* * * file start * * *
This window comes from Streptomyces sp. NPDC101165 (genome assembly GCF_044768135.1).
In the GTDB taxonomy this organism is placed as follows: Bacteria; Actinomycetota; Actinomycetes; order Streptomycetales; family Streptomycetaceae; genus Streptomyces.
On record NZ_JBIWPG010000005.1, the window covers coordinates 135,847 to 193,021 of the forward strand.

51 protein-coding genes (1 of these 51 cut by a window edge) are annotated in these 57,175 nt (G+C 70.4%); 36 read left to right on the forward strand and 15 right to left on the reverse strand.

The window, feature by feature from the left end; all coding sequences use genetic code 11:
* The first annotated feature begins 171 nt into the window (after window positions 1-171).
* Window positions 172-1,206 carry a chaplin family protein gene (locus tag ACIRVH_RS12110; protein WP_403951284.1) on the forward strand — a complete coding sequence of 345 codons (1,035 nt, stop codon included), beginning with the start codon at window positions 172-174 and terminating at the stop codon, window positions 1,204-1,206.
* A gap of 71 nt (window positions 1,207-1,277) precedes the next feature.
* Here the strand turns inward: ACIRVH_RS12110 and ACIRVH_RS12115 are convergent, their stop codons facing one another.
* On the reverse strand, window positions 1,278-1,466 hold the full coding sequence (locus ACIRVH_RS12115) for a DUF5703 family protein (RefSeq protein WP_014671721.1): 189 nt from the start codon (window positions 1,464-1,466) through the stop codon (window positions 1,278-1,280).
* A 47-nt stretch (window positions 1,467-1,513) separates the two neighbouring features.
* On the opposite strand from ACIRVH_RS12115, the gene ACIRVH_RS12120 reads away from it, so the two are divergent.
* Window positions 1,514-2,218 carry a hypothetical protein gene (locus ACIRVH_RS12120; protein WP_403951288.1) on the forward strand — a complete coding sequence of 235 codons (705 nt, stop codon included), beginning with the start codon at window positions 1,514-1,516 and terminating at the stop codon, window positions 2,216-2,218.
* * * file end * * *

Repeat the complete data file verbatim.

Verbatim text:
This window comes from Streptomyces sp. NPDC101165 (genome assembly GCF_044768135.1).
In the GTDB taxonomy this organism is placed as follows: Bacteria; Actinomycetota; Actinomycetes; order Streptomycetales; family Streptomycetaceae; genus Streptomyces.
On record NZ_JBIWPG010000005.1, the window covers coordinates 135,847 to 193,021 of the forward strand.

51 protein-coding genes (1 of these 51 cut by a window edge) are annotated in these 57,175 nt (G+C 70.4%); 36 read left to right on the forward strand and 15 right to left on the reverse strand.

The window, feature by feature from the left end; all coding sequences use genetic code 11:
* The first annotated feature begins 171 nt into the window (after window positions 1-171).
* Window positions 172-1,206 carry a chaplin family protein gene (locus tag ACIRVH_RS12110; protein WP_403951284.1) on the forward strand — a complete coding sequence of 345 codons (1,035 nt, stop codon included), beginning with the start codon at window positions 172-174 and terminating at the stop codon, window positions 1,204-1,206.
* A gap of 71 nt (window positions 1,207-1,277) precedes the next feature.
* Here the strand turns inward: ACIRVH_RS12110 and ACIRVH_RS12115 are convergent, their stop codons facing one another.
* On the reverse strand, window positions 1,278-1,466 hold the full coding sequence (locus ACIRVH_RS12115) for a DUF5703 family protein (RefSeq protein WP_014671721.1): 189 nt from the start codon (window positions 1,464-1,466) through the stop codon (window positions 1,278-1,280).
* A 47-nt stretch (window positions 1,467-1,513) separates the two neighbouring features.
* On the opposite strand from ACIRVH_RS12115, the gene ACIRVH_RS12120 reads away from it, so the two are divergent.
* Window positions 1,514-2,218 carry a hypothetical protein gene (locus ACIRVH_RS12120; protein WP_403951288.1) on the forward strand — a complete coding sequence of 235 codons (705 nt, stop codon included), beginning with the start codon at window positions 1,514-1,516 and terminating at the stop codon, window positions 2,216-2,218.